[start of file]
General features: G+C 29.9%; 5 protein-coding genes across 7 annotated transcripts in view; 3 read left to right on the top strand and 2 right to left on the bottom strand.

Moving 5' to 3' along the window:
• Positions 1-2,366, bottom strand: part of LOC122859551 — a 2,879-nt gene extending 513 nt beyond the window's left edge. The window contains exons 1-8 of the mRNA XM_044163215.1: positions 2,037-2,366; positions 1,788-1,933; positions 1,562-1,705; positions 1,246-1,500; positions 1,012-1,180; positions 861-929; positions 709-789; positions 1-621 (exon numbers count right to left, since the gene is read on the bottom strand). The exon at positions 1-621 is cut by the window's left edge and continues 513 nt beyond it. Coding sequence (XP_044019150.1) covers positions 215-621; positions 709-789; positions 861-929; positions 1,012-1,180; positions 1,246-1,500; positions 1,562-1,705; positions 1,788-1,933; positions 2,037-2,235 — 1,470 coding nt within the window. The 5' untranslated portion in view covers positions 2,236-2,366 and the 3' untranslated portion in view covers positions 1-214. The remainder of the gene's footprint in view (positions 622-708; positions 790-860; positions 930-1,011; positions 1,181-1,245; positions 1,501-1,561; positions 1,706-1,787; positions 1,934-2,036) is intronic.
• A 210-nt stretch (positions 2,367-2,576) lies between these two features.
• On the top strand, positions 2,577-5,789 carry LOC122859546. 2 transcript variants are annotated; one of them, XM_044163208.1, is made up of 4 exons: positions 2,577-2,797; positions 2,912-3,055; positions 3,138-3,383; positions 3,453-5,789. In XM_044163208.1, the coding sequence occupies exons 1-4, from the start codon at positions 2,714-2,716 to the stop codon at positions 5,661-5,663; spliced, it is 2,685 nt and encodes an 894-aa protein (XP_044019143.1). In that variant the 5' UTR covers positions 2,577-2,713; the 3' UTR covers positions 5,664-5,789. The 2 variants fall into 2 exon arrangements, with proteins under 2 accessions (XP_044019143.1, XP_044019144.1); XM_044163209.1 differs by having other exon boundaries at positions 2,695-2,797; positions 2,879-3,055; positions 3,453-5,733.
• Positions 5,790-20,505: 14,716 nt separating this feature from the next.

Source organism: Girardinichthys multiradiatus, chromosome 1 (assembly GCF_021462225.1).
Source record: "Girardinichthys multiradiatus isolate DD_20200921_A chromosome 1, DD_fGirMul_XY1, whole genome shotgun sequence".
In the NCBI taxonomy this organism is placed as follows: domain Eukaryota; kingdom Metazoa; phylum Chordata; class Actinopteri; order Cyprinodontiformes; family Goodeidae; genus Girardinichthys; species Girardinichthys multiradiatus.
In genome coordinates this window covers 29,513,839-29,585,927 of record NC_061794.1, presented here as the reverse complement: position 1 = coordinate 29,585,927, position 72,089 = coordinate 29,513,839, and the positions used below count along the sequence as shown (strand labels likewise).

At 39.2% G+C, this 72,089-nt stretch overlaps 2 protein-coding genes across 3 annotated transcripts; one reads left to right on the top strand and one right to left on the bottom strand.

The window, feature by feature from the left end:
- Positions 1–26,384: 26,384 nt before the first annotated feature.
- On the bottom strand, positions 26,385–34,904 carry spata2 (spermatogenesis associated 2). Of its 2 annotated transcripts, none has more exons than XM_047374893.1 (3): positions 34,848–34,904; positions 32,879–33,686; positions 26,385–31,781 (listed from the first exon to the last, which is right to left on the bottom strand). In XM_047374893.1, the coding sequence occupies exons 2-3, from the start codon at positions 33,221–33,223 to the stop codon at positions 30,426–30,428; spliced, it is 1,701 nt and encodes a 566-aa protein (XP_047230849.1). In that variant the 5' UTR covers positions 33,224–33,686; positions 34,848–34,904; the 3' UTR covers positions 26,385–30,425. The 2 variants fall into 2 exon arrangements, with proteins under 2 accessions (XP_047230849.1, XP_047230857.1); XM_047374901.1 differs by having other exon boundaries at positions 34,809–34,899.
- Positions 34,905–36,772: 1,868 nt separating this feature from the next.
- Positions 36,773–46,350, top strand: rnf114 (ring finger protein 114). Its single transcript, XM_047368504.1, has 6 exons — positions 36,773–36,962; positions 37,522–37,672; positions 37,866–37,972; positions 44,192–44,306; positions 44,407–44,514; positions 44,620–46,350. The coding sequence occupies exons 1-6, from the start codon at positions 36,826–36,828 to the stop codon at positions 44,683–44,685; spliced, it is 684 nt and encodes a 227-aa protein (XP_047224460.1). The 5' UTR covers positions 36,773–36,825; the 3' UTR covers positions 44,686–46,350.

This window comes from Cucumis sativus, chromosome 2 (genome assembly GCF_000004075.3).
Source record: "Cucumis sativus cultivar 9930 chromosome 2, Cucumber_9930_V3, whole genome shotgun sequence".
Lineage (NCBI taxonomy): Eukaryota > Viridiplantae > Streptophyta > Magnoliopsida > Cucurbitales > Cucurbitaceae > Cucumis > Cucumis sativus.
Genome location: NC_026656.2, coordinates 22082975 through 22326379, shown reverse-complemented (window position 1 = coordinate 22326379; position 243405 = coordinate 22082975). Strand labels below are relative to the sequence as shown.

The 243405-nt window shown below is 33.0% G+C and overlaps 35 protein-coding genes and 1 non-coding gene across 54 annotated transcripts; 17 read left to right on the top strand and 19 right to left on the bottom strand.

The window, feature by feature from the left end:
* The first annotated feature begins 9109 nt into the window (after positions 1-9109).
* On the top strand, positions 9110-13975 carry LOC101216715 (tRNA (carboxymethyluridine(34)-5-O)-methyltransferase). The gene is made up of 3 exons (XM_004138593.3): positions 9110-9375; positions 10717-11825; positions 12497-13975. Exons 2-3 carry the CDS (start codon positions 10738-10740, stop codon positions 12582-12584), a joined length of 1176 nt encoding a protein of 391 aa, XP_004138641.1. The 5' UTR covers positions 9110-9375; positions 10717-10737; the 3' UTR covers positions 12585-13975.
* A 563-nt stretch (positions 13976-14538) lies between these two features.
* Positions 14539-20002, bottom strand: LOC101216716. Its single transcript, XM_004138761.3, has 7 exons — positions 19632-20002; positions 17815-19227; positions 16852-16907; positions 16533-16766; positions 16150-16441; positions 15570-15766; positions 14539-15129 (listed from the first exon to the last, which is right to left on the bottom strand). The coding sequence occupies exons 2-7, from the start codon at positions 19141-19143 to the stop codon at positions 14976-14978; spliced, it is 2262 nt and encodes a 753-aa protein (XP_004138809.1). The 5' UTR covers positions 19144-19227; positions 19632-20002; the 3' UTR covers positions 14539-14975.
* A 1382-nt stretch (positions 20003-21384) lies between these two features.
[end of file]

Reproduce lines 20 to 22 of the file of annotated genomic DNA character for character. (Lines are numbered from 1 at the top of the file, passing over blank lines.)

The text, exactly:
Genome location: NC_026656.2, coordinates 22082975 through 22326379, shown reverse-complemented (window position 1 = coordinate 22326379; position 243405 = coordinate 22082975). Strand labels below are relative to the sequence as shown.

The 243405-nt window shown below is 33.0% G+C and overlaps 35 protein-coding genes and 1 non-coding gene across 54 annotated transcripts; 17 read left to right on the top strand and 19 right to left on the bottom strand.

The window, feature by feature from the left end: